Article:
Racing enthusiasts squabble over how much weight a horse can carry and still win. Discovery took the Merchants' and Citizens' Handicap at Saratoga with 139 pounds in 1935. Kelso, five times Horse of the Year, started in 63 races and in 24 was forced to shoulder 130 pounds or more. He won 12 of those. Tom Fool finished first in all 10 of his races in 1953, four times with weights ranging from 130 to 136. Man o' War won eight of nine with 130 or more. Exterminator was a great weight carrier who went to the post 99 times and won 49. In the 35 events in which he carried 130 or over he lost just 15 times. Once he was asked to carry 140 pounds and finished sixth.
Whether this year's handicappers are as sturdy as those in the past remains to be seen. But if they fulfill their promise they could give new vigor and luster to a sport that has suffered in recent years from the quick entrances and exits of champions.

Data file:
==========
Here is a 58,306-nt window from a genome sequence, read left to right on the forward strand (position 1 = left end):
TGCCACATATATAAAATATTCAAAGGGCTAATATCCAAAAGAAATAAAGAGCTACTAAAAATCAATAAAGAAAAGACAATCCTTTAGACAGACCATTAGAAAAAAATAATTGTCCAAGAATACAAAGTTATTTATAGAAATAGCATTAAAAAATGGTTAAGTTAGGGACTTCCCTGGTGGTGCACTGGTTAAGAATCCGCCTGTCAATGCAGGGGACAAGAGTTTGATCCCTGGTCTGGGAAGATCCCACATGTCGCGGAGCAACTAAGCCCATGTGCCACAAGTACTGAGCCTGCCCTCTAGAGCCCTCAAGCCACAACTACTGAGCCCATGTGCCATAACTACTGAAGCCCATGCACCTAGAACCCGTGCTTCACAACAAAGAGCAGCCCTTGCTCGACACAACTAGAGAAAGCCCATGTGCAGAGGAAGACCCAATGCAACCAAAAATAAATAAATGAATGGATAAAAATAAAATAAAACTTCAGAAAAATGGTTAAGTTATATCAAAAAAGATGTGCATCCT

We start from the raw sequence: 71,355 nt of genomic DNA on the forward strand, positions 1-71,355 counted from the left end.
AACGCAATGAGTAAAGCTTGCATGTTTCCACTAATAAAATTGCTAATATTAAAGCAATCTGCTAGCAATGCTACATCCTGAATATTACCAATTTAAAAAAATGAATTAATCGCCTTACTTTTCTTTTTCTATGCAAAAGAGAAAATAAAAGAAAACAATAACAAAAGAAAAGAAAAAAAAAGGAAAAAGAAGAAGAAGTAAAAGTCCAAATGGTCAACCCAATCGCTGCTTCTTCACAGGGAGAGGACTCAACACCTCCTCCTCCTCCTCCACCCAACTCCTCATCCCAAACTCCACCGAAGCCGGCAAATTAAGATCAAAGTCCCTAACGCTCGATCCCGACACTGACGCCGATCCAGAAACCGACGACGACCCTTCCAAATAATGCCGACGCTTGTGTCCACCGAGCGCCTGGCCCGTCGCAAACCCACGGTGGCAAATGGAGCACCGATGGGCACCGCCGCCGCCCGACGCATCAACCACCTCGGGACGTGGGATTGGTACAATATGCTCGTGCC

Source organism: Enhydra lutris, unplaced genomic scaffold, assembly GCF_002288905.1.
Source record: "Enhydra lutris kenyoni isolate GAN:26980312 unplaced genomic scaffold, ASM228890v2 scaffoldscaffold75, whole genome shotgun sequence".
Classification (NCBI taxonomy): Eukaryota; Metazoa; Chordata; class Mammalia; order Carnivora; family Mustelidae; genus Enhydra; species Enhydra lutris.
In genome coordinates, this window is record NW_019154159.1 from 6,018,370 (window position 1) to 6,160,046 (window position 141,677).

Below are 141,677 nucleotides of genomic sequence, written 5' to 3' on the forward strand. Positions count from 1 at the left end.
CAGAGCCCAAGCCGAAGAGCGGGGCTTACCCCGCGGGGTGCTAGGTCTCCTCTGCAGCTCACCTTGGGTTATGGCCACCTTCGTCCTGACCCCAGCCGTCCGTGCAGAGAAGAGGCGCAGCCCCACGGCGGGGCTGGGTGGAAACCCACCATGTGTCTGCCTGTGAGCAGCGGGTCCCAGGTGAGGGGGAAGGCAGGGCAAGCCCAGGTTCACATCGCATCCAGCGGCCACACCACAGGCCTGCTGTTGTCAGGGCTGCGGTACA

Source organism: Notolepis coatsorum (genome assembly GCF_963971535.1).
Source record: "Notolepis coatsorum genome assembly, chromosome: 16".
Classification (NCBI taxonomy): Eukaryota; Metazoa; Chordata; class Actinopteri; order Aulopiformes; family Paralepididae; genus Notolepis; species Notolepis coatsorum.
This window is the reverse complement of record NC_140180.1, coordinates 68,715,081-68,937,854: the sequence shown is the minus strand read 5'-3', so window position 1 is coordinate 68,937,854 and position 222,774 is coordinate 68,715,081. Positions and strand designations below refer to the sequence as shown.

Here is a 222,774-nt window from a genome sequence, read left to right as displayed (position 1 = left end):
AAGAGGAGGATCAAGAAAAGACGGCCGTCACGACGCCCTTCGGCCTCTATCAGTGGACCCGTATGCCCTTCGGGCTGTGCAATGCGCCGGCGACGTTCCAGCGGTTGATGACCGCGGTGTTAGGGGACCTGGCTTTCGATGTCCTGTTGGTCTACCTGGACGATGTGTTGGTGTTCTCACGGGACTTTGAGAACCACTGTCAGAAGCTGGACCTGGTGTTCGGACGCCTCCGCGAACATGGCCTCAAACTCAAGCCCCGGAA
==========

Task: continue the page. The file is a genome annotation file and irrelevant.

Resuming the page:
After the Gold Cup the owner of Pay Tribute, Max Gluck, said, "With that lineup of starters I thought whoever won the Gold Cup would have to be a fine horse, but I didn't think he would be mine." Yet in early June, Pay Tribute had narrowly lost to Riot in Paris and late in May he had been beaten in a photo by Ancient Title in the $100,000 Californian. "He is a horse who has been developing slowly," Trainer McAnally said. Gluck was plainly looking to the future. "There are a lot of big handicap races in the East in the fall," he said. "And the division, already strong, grew just a little bit stronger today."